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The Return of the Los Angeles Chargers

On Behalf of | Jan 26, 2016 | Legal Blog

When the Rams and the Raiders both left Los Angeles back in the 1990’s, no one thought it would be more than twenty years before an NFL franchise returned to the City of Angels. But, now that it appears the Rams are on their way back (after a so-so stint in St. Louis) and both the Oakland Raiders and the San Diego Chargers are vying to be the second or even third team to call Los Angeles home, there’s been an unexpected development that may portend that second return. The San Diego Chargers, having been gone the longest of all three teams, has filed an application for registration of the trademark “LOS ANGELES CHARGERS” with the U.S. Patent and Trademark Office.

Yes, I said “gone the longest.” Originally, the Chargers were based in Los Angeles and the 1960 Los Angeles Chargers season was the team’s inaugural season. It was also the inaugural season of the American Football League. Under Head Coach Sid Gillman, the Chargers had one of their best ever seasons, beating the Dallas Texans in their opening game 21-20 at the Los Angeles Memorial Coliseum and eventually won the AFL Western Division title with a 10-4 record. In fact, the title was the only one the Chargers have ever won. However, like most Chargers dreams that have died on the playing field, the season ended with a 24-16 loss in the AFL Championship to the Houston Oilers. Following the season, the team relocated down the coast to San Diego where it’s been ever since.

Now that they may be returning to Los Angeles, one of the largest potential NFL markets in the country, the team, in the form of the Chargers Football Company, LLC, has filed for registration of the “LOS ANGLES CHARGERS” in six International Classes for, among other things, “football helmets…posters, calendars, trading cards, magazines relating to football…(and, of course) jerseys.” But just as this won’t be the first time the Chargers have been based in Los Angeles (assuming they eventually return), this also won’t be the first time they registered trademark for the team name in Los Angeles.

Back in August 1960, the team filed an application with Trademark Office for a stylized logo that was eventually registered in International Class 041 for “entertainment in the form of professional football games in various states and throughout the medium of television and radio.” [U.S.P.T.O. TM Reg. No. 0733575] Ironically, the registration was issued in June 1962, well after the team had relocated to San Diego and one wonders why they’ve maintained the active registration for the past 53 years. Under fundamental principles of U.S. trademark law, a trademark must be continuously used in commerce for it to remain enforceable even if an active registration has been issued and maintained. As best I can remember, the Chargers have played under the San Diego banner since 1961. But, then again, no other NFL team has used the “LOS ANGELES” trademark in all that time.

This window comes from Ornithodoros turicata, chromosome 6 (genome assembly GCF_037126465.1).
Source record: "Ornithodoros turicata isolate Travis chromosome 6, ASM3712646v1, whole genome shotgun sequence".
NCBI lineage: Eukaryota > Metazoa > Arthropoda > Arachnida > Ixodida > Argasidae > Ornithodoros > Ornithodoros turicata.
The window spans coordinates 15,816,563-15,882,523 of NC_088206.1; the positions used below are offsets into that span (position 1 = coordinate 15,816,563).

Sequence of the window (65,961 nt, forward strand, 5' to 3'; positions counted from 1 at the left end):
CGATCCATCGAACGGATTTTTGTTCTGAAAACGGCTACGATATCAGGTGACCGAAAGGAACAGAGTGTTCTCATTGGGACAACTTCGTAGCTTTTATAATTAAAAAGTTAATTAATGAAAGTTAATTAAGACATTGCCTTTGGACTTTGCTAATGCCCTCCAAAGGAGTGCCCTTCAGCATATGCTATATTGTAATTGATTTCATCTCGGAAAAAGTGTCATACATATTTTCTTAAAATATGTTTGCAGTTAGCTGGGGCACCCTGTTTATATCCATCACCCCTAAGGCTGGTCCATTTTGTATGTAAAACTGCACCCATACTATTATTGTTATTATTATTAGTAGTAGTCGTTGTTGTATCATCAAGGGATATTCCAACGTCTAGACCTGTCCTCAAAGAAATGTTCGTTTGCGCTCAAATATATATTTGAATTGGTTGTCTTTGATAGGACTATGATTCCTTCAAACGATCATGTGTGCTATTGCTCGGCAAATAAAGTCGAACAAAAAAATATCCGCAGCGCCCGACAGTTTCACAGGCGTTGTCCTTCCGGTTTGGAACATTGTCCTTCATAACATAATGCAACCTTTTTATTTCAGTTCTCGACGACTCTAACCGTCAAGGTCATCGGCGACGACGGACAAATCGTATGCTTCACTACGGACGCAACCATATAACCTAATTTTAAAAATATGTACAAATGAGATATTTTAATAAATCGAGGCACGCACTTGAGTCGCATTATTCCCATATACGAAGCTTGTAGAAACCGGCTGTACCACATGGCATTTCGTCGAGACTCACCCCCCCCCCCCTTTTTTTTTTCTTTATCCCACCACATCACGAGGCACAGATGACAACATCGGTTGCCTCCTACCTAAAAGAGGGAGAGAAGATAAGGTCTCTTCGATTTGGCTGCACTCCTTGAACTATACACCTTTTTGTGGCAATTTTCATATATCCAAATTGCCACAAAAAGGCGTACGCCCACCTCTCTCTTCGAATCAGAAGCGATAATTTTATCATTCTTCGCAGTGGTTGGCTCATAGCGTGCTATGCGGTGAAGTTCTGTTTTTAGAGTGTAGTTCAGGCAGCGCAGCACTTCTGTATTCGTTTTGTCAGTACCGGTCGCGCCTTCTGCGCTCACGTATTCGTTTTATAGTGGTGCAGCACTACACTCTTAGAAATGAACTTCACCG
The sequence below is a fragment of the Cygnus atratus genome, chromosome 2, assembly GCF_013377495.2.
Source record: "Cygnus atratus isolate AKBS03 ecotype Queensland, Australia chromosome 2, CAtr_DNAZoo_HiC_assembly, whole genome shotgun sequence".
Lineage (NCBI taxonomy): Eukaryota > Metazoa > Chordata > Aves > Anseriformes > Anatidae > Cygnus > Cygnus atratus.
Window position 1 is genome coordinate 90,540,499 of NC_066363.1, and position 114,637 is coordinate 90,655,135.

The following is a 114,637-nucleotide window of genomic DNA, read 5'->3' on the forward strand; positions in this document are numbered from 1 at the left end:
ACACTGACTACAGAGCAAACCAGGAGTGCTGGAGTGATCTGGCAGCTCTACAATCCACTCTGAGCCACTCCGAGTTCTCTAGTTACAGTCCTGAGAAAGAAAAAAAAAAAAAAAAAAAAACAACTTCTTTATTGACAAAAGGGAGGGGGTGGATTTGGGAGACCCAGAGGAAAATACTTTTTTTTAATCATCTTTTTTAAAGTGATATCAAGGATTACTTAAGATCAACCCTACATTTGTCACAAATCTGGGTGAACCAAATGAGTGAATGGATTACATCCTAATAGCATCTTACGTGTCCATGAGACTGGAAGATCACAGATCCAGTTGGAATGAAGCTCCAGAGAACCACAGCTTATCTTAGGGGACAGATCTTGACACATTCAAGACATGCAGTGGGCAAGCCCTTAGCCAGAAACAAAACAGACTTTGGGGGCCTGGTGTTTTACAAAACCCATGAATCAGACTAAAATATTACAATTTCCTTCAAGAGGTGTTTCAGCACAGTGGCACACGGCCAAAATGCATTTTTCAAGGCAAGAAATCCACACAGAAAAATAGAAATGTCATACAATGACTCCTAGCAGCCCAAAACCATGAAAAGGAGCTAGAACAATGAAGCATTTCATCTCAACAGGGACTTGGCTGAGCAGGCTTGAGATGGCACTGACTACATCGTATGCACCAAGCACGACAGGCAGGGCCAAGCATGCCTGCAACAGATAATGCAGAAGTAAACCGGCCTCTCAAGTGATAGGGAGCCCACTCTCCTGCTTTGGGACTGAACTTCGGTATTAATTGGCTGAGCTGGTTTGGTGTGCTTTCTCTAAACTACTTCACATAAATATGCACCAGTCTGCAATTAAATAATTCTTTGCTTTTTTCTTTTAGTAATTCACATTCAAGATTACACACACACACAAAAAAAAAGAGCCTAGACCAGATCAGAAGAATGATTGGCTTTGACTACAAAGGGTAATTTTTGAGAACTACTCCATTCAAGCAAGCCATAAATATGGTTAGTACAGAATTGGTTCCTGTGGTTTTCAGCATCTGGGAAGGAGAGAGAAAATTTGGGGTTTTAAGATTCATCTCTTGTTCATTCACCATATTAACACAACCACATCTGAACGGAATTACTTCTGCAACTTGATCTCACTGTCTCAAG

Why It Matters. The Chargers organization has filed an initial registration application under Section 1(B) of the Lanham Act (the federal law authorizing the registration of trademarks at the federal level) in what commonly is known as an “intent to use” registration. Section 1(B) registration applications allow an entity that in good faith intends to use a trademark within six months of the original filing date may effectively reserve its place in the registration line. Then, the registering entity must either begin using the trademark actively in commerce within that six month period and convert the registration to an active registration under Section 1(A) or, alternatively, file for an extension of the six month reservation period.

Ultimately, the Trademark Office allows up to five extensions for a total of three years from the date of the original filing. Of course, it is important to note that a Section 1(B) application must be submitted in good faith. Thus, the Chargers must have a good faith belief that they will begin using the “LOS ANGELS CHARGERS” trademark within the next three years. Otherwise, they risk losing priority and the possibility of securing the benefits of federal registration.